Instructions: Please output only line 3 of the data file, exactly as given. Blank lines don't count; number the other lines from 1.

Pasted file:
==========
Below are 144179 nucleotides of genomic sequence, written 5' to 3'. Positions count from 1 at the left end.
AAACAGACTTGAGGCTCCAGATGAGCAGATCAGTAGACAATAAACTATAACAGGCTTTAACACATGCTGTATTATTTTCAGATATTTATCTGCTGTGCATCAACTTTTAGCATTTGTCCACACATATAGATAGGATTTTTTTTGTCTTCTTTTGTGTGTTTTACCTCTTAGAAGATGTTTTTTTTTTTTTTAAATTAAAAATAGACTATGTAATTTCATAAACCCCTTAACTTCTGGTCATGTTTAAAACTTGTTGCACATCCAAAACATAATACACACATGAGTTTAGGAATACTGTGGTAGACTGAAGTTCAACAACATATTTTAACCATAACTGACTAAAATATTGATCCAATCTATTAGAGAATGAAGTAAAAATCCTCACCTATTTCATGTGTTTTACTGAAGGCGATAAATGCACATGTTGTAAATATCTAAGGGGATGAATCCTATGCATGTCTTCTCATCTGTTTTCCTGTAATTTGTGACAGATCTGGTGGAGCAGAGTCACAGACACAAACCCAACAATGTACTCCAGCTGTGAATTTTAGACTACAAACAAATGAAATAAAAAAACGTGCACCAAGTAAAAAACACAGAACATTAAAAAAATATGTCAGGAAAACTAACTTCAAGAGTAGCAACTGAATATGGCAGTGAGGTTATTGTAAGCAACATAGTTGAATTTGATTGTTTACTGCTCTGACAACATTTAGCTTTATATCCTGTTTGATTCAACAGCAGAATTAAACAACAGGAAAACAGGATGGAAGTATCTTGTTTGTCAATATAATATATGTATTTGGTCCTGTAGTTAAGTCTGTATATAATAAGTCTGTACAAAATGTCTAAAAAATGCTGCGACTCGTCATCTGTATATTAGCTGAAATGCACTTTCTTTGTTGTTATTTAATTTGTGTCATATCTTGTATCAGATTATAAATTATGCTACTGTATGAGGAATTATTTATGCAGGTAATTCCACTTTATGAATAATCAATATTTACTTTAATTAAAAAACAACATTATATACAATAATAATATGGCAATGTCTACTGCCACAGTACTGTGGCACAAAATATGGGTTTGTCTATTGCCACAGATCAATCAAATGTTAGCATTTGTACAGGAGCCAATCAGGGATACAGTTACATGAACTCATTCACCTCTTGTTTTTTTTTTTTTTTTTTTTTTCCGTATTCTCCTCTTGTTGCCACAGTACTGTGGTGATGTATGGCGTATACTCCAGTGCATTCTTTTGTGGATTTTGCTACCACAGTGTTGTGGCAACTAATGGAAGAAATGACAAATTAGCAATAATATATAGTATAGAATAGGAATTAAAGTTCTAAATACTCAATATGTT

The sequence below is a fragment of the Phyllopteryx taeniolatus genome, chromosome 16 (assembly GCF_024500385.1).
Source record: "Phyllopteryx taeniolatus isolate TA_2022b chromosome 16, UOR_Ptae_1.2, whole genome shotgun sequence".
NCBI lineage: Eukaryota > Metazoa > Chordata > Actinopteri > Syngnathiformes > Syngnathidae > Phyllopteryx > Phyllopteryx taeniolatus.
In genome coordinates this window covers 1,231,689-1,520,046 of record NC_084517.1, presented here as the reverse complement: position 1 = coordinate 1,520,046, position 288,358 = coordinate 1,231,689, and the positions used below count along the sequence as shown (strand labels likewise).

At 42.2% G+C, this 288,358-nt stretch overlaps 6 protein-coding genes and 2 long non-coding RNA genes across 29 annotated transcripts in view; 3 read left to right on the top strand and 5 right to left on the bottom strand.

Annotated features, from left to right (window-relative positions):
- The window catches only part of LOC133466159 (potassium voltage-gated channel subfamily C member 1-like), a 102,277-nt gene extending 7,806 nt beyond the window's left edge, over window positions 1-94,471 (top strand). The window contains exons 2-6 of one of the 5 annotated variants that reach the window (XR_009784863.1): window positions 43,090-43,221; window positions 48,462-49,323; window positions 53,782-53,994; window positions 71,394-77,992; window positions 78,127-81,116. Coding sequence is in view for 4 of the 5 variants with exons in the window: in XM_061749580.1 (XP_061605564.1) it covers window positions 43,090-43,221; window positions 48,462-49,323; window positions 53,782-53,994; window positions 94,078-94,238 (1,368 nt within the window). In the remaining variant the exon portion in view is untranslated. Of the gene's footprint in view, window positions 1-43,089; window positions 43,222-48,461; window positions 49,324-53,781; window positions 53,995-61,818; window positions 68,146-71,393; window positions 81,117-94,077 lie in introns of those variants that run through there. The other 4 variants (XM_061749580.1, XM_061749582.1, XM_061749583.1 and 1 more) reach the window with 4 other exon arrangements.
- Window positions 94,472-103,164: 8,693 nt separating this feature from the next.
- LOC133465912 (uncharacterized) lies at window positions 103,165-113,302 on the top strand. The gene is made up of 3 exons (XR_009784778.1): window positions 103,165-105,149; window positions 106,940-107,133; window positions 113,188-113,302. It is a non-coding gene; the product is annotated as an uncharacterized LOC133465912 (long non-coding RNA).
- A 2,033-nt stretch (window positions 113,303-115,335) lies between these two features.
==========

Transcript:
The sequence below is a fragment of the Phyllopteryx taeniolatus genome, chromosome 16 (assembly GCF_024500385.1).